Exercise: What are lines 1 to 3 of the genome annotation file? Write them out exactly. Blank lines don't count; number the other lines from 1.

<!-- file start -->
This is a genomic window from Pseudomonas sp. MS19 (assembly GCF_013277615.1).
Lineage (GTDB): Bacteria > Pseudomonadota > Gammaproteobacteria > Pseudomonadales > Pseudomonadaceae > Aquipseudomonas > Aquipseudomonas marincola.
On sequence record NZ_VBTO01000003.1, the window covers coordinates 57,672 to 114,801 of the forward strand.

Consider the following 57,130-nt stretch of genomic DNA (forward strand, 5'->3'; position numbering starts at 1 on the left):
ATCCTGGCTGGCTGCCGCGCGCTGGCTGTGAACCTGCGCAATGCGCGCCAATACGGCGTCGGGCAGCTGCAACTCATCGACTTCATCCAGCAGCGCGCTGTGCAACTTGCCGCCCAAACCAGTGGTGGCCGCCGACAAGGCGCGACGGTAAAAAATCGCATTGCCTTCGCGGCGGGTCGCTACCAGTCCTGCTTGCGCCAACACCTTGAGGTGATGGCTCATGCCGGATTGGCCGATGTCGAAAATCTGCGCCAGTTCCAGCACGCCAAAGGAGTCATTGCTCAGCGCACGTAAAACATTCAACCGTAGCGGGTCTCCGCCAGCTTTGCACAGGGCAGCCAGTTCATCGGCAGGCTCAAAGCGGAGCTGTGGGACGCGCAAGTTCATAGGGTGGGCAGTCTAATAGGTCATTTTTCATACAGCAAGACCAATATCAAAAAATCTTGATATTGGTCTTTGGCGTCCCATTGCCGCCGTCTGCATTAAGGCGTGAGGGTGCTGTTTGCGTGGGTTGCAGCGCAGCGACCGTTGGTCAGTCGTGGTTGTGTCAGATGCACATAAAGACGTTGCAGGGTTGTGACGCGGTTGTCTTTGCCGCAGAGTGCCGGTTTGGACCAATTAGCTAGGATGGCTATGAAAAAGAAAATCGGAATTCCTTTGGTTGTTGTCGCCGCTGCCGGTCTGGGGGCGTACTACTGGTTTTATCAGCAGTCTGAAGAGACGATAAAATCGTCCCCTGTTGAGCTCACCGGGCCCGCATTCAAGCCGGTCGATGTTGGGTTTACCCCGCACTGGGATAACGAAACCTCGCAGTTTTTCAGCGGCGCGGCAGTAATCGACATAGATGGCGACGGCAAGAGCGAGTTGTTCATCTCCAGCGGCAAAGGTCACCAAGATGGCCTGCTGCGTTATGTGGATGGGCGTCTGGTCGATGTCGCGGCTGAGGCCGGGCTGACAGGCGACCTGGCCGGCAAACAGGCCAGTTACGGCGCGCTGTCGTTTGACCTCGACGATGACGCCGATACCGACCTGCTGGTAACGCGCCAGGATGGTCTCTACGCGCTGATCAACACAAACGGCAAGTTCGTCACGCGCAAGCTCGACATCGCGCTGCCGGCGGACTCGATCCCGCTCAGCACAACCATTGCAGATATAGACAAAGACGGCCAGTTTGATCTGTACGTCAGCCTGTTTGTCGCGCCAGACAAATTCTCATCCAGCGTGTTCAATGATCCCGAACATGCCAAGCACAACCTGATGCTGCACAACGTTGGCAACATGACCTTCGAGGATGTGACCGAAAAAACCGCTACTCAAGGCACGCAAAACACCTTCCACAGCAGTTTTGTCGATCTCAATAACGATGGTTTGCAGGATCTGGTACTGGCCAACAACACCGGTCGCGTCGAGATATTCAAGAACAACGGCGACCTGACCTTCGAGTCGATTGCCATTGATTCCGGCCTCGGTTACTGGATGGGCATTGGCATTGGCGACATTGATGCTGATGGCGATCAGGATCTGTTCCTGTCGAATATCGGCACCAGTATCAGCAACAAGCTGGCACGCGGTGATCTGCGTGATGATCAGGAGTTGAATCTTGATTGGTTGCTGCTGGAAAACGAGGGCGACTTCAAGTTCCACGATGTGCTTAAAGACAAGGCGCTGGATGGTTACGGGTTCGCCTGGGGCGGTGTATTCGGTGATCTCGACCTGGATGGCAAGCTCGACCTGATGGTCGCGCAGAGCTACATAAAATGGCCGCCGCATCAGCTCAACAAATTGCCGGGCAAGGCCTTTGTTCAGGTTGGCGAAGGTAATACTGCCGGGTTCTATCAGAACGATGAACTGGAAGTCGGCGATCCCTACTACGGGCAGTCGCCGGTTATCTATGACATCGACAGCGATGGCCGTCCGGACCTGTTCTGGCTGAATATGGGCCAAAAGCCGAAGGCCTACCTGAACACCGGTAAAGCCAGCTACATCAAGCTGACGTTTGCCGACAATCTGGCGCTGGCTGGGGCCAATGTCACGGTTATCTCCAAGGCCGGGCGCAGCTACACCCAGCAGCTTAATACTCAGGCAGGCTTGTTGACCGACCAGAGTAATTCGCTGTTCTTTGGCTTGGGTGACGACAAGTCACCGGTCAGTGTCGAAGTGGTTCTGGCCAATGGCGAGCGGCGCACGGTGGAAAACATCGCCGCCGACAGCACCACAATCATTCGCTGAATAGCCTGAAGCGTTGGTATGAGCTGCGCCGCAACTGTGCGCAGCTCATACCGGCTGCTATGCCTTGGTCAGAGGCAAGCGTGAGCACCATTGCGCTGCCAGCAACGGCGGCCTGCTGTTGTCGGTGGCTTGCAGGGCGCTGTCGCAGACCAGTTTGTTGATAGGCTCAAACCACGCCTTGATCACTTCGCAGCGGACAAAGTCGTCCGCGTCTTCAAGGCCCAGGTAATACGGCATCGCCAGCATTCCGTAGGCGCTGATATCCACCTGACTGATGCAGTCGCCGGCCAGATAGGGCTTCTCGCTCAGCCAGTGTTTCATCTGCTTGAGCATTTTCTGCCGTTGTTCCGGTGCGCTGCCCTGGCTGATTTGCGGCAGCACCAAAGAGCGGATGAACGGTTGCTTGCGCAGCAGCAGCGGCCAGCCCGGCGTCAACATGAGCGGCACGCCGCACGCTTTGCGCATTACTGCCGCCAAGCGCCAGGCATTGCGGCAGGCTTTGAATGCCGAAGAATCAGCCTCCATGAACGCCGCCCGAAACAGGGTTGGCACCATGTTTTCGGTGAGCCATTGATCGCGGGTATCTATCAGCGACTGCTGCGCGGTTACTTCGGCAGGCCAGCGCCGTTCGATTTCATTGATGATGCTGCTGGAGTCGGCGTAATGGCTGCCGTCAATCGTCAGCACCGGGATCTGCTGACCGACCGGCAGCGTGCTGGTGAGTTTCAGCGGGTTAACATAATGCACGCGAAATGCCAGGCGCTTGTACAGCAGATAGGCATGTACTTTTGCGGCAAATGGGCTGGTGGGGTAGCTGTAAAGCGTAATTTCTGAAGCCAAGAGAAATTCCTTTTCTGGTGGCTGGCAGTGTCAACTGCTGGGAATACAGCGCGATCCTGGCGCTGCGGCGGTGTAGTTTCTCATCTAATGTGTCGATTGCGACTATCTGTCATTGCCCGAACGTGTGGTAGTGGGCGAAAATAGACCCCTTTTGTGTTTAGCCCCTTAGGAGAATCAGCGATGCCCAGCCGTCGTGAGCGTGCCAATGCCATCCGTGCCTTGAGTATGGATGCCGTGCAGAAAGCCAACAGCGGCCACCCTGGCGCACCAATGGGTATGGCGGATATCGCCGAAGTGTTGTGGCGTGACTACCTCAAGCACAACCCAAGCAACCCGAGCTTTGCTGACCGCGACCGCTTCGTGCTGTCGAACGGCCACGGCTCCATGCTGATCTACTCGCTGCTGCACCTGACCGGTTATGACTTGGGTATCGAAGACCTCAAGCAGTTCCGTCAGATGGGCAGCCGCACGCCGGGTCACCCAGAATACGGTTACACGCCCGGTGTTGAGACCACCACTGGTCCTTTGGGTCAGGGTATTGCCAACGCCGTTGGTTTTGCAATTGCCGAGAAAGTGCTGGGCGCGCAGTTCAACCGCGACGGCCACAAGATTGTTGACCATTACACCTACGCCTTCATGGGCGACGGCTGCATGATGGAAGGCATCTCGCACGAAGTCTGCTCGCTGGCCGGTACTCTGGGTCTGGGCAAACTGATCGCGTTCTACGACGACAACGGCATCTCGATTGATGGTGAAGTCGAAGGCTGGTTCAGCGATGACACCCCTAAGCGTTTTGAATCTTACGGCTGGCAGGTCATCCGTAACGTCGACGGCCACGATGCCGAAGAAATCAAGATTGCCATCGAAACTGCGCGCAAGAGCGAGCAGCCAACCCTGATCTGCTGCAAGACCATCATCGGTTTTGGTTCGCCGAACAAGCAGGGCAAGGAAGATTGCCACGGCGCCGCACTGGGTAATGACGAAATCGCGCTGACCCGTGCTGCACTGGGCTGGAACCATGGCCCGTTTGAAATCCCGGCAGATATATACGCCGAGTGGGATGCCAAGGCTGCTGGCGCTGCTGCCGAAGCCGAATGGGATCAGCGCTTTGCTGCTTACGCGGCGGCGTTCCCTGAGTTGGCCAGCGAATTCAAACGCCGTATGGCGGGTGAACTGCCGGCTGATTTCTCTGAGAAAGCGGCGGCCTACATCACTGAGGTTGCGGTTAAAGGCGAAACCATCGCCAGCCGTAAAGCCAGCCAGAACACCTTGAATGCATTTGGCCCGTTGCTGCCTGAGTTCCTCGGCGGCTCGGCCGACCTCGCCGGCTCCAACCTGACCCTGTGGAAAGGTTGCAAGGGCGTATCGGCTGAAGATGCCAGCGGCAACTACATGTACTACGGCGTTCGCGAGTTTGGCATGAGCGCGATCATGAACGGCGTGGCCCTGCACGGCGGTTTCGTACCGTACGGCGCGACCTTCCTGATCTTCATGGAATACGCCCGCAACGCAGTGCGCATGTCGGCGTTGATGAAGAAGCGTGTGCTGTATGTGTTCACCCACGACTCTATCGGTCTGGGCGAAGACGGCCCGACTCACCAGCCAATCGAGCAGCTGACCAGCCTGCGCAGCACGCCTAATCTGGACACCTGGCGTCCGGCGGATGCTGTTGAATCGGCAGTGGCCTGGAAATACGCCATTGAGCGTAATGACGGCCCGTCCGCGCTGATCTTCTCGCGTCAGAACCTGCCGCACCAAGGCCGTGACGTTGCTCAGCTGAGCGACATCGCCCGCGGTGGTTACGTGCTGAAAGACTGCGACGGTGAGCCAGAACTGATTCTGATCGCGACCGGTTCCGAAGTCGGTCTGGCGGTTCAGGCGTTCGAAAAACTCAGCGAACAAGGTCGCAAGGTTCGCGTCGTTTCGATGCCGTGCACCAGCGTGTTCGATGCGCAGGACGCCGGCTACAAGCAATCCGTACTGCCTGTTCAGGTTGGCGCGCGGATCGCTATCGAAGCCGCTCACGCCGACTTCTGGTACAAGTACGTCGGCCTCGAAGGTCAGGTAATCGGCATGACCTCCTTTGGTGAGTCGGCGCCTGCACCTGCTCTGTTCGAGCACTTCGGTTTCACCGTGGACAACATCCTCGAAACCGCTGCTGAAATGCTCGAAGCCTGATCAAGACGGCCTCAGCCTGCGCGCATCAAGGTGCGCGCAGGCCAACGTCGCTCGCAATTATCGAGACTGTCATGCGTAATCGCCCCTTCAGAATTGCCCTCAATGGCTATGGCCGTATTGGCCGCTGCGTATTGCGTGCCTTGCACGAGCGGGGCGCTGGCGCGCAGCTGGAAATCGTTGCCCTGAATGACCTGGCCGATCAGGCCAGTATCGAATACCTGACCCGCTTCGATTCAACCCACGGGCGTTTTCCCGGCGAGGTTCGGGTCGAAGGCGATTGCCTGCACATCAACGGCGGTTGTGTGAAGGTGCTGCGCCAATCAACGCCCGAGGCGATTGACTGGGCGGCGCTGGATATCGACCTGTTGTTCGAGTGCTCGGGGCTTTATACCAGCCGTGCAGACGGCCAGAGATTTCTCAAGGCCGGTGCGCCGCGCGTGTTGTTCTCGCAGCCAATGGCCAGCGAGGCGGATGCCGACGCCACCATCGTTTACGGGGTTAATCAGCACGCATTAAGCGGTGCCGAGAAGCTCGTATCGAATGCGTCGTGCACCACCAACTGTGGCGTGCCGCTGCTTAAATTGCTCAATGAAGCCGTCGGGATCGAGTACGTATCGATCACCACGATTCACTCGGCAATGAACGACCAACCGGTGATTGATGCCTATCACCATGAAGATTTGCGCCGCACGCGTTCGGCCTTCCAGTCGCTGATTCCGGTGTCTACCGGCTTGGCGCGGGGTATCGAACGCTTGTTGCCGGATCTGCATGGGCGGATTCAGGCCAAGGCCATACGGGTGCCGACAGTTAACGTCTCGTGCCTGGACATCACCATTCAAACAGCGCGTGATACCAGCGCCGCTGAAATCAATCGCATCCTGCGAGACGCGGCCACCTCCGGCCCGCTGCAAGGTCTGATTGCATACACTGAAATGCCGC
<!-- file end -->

This is a genomic window from Pseudomonas sp. MS19 (assembly GCF_013277615.1).
Lineage (GTDB): Bacteria > Pseudomonadota > Gammaproteobacteria > Pseudomonadales > Pseudomonadaceae > Aquipseudomonas > Aquipseudomonas marincola.
On sequence record NZ_VBTO01000003.1, the window covers coordinates 57,672 to 114,801 of the forward strand.